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New research shows that disparities in housing contribute to disparities in one of the most common chronic diseases afflicting children.
In the 1930s, a New Deal agency produced notorious maps to signal the credit worthiness of neighborhoods for mortgage lenders looking to refinance homes. These redlining maps color-coded predominantly African American neighborhoods as “hazardous,” indicating a high credit risk. Decades later, the “hazardous” warnings appear to be literally true.
A new study finds that people who live in historically redlined neighborhoods are more than twice as likely as others to go to the emergency room for asthma. The new research from the University of California, Berkeley, and the University of California, San Francisco, links decades of residential segregation to new findings of environmental racism. Disparities in housing contribute to disparities in the morbidity of asthma—one of the most common chronic diseases afflicting children.
The study examined historic redlining maps produced by the government-sponsored Home Owners’ Loan Corporation for eight cities in California (San Francisco, San Jose, Oakland, Sacramento, Stockton, Fresno, Los Angeles, and San Diego). Researchers led by Anthony Nardone, a medical student from the universities’ Joint Medical Program, compared the risk ratings with the number of emergency room visits for asthma for corresponding census tracts. Residents of redlined “high-risk” neighborhoods were 2.4 times more likely to go to the ER for asthma than residents of green “low-risk” areas.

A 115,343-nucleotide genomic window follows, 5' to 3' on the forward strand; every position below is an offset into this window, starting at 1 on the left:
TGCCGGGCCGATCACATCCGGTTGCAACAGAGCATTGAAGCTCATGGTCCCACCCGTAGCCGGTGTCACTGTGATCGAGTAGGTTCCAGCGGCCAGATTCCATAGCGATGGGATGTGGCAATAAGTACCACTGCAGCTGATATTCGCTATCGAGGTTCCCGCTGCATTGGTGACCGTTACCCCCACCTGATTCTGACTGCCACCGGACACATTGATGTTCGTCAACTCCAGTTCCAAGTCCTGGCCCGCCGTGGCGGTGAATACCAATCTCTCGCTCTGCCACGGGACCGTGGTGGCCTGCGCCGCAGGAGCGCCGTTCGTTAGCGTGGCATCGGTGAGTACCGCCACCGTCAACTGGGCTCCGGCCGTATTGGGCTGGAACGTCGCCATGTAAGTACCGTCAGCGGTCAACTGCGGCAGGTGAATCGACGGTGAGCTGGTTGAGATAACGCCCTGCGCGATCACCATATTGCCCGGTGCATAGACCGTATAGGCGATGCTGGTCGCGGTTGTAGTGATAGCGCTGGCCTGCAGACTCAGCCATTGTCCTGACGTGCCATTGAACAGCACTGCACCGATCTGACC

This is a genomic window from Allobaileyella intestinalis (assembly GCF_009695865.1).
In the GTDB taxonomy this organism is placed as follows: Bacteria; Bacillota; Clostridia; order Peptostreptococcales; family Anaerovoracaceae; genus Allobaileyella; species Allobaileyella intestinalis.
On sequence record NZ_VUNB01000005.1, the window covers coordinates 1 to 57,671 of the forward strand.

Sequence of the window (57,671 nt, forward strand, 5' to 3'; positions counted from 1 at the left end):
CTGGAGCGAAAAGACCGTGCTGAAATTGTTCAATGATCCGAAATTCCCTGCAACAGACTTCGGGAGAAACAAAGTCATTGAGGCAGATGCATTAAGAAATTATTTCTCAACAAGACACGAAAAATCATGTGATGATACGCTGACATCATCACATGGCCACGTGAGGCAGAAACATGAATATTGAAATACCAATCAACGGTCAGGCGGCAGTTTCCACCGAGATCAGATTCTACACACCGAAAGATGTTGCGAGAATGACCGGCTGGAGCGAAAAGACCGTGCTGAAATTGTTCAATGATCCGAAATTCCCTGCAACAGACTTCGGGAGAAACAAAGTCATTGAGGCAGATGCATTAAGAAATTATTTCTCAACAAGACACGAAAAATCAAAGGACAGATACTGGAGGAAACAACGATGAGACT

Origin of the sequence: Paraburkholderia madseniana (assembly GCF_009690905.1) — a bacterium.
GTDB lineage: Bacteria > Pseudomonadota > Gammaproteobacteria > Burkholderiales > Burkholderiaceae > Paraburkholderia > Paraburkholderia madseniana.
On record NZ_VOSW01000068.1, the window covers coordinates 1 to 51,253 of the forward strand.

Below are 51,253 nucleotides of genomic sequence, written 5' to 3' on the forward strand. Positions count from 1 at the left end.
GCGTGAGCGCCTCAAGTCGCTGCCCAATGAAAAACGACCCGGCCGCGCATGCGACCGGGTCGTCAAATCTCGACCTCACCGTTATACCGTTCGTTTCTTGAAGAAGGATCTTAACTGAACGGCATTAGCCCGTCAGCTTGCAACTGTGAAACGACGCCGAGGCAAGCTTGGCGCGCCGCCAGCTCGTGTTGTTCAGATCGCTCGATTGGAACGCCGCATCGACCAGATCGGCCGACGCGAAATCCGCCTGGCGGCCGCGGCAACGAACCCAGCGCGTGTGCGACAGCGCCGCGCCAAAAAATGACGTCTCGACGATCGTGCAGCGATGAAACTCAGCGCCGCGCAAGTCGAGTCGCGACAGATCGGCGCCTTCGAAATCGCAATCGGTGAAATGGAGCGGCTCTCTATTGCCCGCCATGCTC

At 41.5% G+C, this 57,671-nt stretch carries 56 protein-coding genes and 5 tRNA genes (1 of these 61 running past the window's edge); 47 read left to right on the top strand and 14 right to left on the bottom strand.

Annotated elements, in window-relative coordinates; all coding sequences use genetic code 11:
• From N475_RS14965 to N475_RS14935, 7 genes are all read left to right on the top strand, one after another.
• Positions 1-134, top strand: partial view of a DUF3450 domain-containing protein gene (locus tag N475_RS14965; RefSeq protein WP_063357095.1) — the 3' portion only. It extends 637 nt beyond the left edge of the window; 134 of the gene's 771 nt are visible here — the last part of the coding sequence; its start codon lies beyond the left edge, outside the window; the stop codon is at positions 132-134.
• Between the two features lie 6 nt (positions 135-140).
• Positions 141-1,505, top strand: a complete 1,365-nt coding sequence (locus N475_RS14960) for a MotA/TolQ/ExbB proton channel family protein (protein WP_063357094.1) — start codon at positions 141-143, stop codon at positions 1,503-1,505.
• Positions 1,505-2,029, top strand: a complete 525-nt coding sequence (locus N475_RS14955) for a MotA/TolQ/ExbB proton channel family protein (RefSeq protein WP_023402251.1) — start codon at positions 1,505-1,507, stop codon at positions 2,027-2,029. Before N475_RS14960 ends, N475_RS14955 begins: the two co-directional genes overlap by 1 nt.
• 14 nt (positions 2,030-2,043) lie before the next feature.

Historically redlined neighborhoods also exhibited much higher amounts of diesel particulate matter in the air, according to the study. The researchers compared air quality ratings for each census tract in these eight California cities using a state data mapping tool.
Last year, the researchers at the U.S. Environmental Protection Agency’s National Center for Environmental Assessment concluded that people of color are far more likely to breathe polluted air than their white counterparts. Majority-black neighborhoods are more likely to be located near sources of pollution, according to a study that examined living patterns at “national, state, and county scales.”
Racial segregation is linked to disparities in education, safety, and wealth. The persistence of these effects over many decades—the Fair Housing Act banning discrimination in lending was passed more than 50 years ago—leads to generational gaps in outcomes.
But this new research shows that segregation means more than opportunities deferred or denied. Environmental racism is a present danger for communities of color. As a chronic disease that affects more children than adults, asthma is an especially pernicious symptom of racial segregation—a threat to health and wellbeing, but also an impediment to growth, education, and development.
Kriston Capps is a staff writer for CityLab covering housing, architecture, and politics.